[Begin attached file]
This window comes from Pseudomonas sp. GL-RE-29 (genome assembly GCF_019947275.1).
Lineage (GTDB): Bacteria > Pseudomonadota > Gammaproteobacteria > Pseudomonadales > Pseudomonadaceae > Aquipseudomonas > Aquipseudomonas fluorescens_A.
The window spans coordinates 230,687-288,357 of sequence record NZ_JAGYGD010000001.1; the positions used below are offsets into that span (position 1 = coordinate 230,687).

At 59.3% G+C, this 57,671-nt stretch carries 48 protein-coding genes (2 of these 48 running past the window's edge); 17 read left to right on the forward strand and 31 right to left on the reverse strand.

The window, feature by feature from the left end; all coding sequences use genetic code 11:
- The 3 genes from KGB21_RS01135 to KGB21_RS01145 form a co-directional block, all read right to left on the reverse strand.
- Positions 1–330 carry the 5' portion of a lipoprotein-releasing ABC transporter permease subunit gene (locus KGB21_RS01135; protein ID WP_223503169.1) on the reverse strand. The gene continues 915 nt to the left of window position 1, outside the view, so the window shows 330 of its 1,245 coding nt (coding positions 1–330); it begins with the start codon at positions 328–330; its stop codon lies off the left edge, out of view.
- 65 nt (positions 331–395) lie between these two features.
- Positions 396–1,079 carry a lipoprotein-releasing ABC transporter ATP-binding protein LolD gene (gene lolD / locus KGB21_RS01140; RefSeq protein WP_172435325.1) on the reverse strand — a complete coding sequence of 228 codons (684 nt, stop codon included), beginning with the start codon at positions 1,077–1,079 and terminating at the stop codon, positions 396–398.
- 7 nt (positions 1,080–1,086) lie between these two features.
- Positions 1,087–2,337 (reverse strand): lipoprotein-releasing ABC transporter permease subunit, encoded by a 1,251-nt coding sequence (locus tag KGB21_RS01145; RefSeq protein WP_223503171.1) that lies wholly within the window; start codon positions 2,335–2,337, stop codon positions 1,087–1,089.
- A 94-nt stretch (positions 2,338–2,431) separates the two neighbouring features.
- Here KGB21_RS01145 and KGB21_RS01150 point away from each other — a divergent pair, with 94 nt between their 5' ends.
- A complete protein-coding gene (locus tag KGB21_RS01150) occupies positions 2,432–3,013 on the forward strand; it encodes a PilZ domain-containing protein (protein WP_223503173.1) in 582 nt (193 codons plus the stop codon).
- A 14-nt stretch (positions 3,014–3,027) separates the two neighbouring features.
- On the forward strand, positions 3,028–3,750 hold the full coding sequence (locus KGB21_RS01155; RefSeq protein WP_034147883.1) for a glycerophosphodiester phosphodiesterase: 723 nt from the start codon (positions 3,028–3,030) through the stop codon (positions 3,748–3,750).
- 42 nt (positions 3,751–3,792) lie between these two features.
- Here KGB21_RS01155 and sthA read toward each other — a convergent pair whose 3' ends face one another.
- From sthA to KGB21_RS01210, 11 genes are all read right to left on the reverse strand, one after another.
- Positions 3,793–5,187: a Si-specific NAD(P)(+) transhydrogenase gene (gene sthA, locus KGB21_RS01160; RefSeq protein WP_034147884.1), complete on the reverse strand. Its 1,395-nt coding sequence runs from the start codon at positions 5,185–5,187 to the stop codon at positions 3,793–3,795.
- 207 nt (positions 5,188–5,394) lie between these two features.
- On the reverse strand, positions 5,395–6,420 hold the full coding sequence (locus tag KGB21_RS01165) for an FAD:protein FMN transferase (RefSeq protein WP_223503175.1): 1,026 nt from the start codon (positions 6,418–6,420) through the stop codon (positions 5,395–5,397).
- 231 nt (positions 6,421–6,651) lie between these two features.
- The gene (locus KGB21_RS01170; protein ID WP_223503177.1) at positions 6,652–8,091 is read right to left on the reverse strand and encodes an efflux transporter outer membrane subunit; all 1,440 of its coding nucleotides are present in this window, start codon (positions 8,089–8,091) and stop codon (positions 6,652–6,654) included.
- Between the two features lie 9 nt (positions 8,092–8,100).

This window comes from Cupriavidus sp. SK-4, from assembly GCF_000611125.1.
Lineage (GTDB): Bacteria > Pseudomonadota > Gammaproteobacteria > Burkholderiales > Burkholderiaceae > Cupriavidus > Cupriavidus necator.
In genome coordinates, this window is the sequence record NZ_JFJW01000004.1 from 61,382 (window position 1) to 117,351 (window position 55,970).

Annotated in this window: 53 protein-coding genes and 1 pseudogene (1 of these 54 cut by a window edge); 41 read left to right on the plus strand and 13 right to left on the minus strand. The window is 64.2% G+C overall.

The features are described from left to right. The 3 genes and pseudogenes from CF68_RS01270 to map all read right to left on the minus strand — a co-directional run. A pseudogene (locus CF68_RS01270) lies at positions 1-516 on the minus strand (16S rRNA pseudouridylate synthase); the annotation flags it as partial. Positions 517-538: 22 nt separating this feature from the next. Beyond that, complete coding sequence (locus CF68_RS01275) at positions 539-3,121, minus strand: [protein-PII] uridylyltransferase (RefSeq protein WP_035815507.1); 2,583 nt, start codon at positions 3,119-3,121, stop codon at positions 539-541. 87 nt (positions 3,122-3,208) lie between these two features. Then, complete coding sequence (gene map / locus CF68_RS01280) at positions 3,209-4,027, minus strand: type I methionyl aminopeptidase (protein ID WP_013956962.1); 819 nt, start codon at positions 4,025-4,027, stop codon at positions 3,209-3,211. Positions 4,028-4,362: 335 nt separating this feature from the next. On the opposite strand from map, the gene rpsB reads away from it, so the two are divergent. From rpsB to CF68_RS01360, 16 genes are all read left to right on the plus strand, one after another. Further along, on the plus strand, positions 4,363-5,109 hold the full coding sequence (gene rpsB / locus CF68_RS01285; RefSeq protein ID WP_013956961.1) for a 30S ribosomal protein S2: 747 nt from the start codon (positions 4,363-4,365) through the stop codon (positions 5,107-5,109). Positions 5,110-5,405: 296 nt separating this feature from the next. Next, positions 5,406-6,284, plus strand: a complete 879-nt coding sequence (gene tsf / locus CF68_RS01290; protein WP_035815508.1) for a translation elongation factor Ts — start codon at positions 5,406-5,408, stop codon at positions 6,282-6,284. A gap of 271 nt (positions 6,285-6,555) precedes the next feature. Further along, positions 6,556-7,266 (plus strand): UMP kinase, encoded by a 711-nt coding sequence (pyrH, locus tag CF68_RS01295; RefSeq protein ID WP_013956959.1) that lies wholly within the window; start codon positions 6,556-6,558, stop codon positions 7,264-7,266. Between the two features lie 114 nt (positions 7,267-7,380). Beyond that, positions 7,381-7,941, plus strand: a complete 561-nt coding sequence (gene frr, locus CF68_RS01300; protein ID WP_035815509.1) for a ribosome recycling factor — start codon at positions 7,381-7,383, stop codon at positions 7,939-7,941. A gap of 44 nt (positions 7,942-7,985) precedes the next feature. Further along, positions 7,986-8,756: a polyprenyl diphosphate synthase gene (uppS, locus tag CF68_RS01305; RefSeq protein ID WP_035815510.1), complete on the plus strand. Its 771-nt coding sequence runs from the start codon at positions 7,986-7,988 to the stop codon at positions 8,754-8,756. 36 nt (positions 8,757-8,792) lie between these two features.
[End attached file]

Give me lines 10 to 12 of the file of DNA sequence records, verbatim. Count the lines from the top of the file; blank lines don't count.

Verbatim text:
- 7 nt (positions 1,080–1,086) lie between these two features.
- Positions 1,087–2,337 (reverse strand): lipoprotein-releasing ABC transporter permease subunit, encoded by a 1,251-nt coding sequence (locus tag KGB21_RS01145; RefSeq protein WP_223503171.1) that lies wholly within the window; start codon positions 2,335–2,337, stop codon positions 1,087–1,089.
- A 94-nt stretch (positions 2,338–2,431) separates the two neighbouring features.